Students are expected to select a topic from the list below and come to class prepared to "teach" the class on that day. What this means is that you will be prepared to discuss all relevant background--historical and biographical--information and present a thoughtful and critical explanation of the reading, one that moves beyond simple plot summary and instead addresses the text's important themes, arguments, literary techniques, etc., including, if necessary, an explanation of the text's connection to other works that we might have read or other significant works of the period. Your ability to provide thoughtful responses to questions from your classmates and/or instructor will also be an important factor.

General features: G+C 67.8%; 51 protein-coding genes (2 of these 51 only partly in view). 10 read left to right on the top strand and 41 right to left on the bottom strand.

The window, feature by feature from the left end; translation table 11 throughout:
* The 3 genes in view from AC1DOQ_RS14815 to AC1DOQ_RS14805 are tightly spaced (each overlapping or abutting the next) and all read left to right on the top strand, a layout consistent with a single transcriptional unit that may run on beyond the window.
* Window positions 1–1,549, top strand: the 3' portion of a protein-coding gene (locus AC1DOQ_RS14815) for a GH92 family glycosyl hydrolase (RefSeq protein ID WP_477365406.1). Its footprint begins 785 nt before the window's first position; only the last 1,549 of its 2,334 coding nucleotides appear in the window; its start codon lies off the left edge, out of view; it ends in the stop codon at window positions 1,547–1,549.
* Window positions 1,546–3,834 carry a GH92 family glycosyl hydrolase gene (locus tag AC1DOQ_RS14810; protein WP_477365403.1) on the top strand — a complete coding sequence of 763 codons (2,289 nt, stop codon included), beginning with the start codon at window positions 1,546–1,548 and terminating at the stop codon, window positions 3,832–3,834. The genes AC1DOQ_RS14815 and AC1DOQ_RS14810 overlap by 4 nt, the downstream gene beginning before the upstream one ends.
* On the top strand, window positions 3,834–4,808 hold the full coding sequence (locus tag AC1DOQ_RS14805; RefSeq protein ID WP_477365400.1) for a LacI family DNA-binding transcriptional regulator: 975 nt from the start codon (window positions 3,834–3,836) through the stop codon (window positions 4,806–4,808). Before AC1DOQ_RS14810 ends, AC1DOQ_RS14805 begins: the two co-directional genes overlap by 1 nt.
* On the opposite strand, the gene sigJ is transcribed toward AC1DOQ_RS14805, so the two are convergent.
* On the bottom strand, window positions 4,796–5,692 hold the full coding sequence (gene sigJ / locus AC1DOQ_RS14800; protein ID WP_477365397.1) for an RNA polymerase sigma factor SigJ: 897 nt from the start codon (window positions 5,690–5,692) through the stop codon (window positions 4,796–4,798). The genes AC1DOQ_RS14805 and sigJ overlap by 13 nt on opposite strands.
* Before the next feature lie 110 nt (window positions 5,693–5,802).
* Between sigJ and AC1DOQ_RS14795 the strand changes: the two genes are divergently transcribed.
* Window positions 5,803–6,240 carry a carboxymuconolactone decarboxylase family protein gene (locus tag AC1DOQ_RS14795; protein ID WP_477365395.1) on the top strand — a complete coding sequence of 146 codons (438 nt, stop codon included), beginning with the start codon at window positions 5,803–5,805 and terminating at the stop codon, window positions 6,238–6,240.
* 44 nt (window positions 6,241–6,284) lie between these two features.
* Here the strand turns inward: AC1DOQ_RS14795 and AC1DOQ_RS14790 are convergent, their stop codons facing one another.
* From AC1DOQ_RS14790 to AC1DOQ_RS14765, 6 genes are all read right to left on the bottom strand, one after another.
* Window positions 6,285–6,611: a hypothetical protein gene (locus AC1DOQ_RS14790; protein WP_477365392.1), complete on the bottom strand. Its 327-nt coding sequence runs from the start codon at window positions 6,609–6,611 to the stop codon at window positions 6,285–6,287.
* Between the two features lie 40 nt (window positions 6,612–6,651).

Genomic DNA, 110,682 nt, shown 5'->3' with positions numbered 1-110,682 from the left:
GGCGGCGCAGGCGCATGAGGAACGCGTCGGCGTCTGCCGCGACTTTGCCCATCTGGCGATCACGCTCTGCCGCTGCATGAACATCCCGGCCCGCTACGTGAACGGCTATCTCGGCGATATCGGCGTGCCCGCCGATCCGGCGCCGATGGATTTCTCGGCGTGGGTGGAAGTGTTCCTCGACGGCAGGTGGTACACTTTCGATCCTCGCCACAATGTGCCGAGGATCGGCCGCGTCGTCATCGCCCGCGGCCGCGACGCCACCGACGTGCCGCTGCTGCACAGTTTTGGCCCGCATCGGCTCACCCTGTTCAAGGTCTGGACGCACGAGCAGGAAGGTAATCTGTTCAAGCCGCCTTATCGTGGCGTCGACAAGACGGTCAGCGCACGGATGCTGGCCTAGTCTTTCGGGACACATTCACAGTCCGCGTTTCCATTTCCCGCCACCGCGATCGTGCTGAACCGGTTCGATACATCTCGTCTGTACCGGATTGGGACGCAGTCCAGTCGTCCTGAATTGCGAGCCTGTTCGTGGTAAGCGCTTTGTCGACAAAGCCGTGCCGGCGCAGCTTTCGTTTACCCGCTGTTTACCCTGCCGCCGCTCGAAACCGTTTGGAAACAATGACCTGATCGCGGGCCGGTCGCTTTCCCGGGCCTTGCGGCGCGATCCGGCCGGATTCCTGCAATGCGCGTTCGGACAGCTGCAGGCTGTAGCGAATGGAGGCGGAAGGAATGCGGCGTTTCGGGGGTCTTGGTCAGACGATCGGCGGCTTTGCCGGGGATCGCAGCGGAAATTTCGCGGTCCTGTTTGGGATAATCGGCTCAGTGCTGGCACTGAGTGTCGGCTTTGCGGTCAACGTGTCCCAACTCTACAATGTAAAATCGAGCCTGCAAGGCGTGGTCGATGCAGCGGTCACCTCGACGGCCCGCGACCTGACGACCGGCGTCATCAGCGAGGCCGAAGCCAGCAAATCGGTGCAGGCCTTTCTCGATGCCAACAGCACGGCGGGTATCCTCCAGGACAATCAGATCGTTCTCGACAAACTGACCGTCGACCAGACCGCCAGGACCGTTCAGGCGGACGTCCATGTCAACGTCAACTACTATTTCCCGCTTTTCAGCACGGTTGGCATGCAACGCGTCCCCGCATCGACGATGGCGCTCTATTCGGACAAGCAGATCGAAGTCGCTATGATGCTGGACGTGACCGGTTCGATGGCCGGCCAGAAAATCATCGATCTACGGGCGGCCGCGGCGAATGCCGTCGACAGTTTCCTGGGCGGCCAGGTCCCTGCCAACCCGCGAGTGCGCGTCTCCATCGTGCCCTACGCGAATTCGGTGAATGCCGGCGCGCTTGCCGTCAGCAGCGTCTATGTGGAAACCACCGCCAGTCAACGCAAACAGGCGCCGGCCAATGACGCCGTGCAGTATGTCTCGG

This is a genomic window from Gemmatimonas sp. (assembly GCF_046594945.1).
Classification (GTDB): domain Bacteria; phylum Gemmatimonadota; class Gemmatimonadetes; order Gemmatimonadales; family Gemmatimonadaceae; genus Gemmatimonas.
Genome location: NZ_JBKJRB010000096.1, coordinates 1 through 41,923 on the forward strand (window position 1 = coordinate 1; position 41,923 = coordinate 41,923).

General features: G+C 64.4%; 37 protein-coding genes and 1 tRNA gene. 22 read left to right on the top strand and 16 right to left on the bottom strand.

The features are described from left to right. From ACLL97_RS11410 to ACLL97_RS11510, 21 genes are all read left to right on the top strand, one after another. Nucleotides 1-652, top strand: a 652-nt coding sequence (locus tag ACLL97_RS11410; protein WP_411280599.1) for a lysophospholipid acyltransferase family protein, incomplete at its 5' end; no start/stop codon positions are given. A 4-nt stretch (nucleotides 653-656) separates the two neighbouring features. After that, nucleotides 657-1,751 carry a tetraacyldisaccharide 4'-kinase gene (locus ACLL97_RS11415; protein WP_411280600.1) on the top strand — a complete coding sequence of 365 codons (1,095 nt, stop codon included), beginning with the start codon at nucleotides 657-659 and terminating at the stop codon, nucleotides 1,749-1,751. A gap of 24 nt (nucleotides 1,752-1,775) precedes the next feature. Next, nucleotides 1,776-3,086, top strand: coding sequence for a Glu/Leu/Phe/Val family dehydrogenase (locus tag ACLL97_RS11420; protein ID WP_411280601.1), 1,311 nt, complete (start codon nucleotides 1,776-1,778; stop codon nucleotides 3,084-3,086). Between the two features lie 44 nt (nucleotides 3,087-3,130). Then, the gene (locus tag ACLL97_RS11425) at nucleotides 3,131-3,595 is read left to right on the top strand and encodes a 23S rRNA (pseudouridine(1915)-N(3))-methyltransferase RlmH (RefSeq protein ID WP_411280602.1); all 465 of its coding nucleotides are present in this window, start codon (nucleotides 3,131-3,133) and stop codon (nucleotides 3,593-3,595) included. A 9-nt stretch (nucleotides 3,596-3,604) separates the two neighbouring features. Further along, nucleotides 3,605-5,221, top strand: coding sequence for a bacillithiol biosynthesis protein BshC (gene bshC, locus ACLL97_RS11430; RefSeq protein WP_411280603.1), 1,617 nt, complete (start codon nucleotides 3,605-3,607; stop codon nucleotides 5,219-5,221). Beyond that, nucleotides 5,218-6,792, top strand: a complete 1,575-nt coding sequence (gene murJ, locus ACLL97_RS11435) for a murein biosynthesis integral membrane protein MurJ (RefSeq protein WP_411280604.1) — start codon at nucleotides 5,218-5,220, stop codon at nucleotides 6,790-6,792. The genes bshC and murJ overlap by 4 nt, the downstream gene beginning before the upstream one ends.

As I mentioned in class, if two people sign up for the same day, it would be best if you did in fact work together and cover all the material for the day.
||Equiano and Prince
|6||Blake, "The Little Black Boy"
WW, "To Toussaint L'Ouverture"
"September 1, 1802"
||Wollstonecraft, from Vindication of the Rights of Woman|
|11||Dorothy Wordsworth, Grasmere Journals
WW, "I Wandered Lonely as a Cloud"
||Percy Shelley, "from A Defence of Poetry"
||PBS, "Ode to the West Wind"
"To a Sky-Lark"
||Frankenstein, Introduction and Preface
||Frankenstein, Vol. 2||Amber|
|| Keats, "Endymion"
||Keats "Ode to a Nightingale"
"Ode on a Grecian Urn"